Betsy wanted to pick flowers, only trouble was she didn’t have a garden. She lived in an apartment complex on the fifth floor via a clunky gate-activated elevator that sometimes broke and forced her down the dark flights, past her smelly neighbors and their dried fish, pasta primavera, chocolate chip cookies; each floor, its own smell. At the ground level, a box of dirt stood untended. If she planted, would her care be plucked by another? Anyone could walk by and steal her flowers. Betsy bemoaned her fate. She loved the city but nature called to her, roses of imagination.
05/27 Direct Link
For dinner I eat carrots. For breakfast I eat an egg, some cheese and a corn tortilla. Lunch doesn't exist. I exaggerate a little. You get the point. It is hard not to be depressed. My younger co-workers all gripe about money and life. They go drinking. My similar-aged friends work harder, knuckle down and dream big. Many of them are creative-types. They turn their creativity into money. They start small businesses. Some of them get family loans. Some of them save up. Most of them started before the city boom and are now established. I am in the middle.
05/28 Direct Link
Seven years told, apartment living with Mom, our girl drinks out of the carton, braid dangled past her waist and a neighbor boy who says they will marry when they are twenty five if they haven’t found love by then. Like a shade of blue going out of fashion, she agreed knowing his idea would not last. The carton goes back in the fridge, lips open. She sits with TV. Mom out with another man, some redhead that looks at our girl too long; she knows he won’t be around long. She distresses the good ones, only assholes stick around.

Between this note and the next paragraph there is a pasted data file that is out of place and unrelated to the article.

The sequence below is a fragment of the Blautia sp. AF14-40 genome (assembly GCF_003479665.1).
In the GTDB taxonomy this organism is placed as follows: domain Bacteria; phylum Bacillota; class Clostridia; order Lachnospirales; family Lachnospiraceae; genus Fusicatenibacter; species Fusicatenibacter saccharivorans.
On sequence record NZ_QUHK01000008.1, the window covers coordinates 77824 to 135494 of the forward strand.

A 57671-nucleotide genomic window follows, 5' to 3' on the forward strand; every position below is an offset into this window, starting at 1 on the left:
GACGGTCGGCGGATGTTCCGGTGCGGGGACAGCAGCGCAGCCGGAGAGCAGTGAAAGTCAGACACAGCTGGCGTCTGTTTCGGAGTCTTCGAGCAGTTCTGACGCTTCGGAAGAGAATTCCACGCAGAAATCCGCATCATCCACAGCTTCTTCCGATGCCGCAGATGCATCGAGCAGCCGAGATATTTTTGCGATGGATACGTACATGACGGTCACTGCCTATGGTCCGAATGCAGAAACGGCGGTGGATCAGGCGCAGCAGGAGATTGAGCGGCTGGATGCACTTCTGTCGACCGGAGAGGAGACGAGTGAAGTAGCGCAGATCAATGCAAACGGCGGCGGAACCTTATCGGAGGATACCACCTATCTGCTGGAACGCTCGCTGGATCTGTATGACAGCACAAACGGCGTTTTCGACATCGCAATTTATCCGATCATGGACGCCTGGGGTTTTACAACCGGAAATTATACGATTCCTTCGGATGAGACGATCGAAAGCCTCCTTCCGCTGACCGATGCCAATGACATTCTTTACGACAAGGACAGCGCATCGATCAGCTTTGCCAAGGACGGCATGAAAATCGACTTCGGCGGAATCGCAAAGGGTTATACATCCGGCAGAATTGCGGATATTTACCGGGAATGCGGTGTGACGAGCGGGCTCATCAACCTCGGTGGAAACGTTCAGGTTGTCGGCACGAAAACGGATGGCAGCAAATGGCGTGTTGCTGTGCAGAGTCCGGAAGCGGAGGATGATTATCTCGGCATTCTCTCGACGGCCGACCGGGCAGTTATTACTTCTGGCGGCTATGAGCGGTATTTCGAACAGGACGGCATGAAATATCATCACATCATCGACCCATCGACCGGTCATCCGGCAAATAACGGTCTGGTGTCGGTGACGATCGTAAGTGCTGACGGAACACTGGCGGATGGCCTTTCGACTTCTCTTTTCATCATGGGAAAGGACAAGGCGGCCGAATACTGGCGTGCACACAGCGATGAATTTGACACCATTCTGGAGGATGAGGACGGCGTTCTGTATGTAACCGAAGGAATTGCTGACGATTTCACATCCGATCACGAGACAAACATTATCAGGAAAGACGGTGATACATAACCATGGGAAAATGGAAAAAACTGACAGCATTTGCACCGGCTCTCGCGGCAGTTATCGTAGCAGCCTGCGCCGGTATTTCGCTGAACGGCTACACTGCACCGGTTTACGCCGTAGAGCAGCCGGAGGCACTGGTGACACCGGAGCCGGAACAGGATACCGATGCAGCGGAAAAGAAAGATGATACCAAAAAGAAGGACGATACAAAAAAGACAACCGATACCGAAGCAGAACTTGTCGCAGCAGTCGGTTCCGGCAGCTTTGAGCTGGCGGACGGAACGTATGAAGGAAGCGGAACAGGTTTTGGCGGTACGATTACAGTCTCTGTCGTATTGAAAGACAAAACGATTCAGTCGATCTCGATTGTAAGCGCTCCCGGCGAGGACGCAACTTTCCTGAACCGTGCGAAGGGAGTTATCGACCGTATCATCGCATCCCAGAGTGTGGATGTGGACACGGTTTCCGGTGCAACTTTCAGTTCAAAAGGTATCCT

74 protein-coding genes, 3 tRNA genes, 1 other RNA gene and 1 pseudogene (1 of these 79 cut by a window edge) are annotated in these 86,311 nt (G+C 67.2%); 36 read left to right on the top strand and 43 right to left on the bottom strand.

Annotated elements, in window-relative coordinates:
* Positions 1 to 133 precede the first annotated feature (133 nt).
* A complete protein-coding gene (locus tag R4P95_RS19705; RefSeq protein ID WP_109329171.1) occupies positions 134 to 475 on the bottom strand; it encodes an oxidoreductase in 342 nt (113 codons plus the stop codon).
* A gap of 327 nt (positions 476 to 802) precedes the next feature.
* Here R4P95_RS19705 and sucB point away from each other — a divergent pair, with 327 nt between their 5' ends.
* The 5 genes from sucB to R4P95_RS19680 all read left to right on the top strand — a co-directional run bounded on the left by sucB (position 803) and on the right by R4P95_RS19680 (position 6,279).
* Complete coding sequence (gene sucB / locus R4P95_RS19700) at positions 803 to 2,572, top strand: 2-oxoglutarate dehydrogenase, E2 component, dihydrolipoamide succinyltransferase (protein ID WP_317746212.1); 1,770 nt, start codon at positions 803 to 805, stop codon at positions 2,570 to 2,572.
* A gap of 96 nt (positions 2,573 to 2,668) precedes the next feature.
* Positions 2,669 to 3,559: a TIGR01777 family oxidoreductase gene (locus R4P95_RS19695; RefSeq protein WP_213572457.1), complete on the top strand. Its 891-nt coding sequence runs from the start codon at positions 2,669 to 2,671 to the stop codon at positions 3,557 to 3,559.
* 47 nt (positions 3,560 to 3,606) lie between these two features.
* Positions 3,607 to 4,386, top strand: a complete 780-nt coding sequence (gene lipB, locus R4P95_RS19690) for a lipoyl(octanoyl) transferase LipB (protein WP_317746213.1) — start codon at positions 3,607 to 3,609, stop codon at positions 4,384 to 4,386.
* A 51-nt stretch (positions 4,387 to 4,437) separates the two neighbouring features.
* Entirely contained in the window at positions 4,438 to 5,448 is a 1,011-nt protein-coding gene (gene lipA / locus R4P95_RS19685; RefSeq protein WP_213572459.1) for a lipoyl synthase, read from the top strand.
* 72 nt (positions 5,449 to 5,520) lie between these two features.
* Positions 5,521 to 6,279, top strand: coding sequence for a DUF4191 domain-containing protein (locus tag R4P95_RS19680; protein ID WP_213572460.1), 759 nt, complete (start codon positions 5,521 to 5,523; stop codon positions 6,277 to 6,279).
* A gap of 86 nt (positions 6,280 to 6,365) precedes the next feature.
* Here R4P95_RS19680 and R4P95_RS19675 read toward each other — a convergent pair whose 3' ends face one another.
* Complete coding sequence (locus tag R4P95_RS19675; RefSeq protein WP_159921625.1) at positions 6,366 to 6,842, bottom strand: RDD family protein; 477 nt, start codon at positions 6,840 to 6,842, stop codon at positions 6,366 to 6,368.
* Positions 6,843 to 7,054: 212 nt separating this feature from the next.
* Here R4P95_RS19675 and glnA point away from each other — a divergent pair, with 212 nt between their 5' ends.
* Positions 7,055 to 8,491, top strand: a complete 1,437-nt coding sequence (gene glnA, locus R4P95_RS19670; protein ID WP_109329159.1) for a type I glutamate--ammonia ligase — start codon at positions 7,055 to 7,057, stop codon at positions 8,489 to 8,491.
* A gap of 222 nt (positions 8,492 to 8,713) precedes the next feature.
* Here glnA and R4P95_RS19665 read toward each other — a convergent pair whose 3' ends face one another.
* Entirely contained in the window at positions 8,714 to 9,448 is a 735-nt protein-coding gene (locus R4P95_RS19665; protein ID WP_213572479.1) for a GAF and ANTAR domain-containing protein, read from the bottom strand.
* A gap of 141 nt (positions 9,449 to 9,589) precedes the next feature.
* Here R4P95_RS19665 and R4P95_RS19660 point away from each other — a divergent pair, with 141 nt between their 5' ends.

05/29 Direct Link
They were across the street when we got off work. The girl shouted, “Hey. Any of you have a car?” One of the guys added, “Yeah, like, we need a ride home. Our car got towed and we don’t have money to get it.” I could smell the stench of my armpits, a long day at work, and my coworkers were both dragging deep on cigarettes. No empathy would be had from us. The girl said, “He’s got four kids waiting for him at home.” A guy added, “We’re only on 184th,” a twenty minute drive out of my way.
05/30 Direct Link
They pleaded, the four of them, “If you have any room in your car, please? Please?” One coworker grinned, smoke curling from his face, “Shouldn’t have parked at the restaurant.” My other coworker shrugged and flicked ash from his smoke. I waved at my coworkers and slunk away, feeling mildly guilty. The street became metaphor. My path to the north, theirs to the east and my coworkers’ slow pace to the bar around the corner. Divided in lifestyle, divided in class, paths forked, their shameless plea, my hunkered speeding away. The way they hunched at the bus stop, feeling denied.
05/31 Direct Link
Tom shipped his dog in advance. Taped it in, knocked out, shot up, the dog is slumped in a corner, asleep. Tom thinks the working class is hopeless. He gives raises in twenty five cent increments. His properties are located on islands where the greater populace lives below government defined poverty levels. Tom doesn’t mind. He believes they made a choice to be poor. He figures if they didn’t like Service, Janitorial, Entertainment, they’d find other employment. Tom’s parents love him. They treat his dog like a grandson. The dog dreams of green, endless fields and wild stands of trees.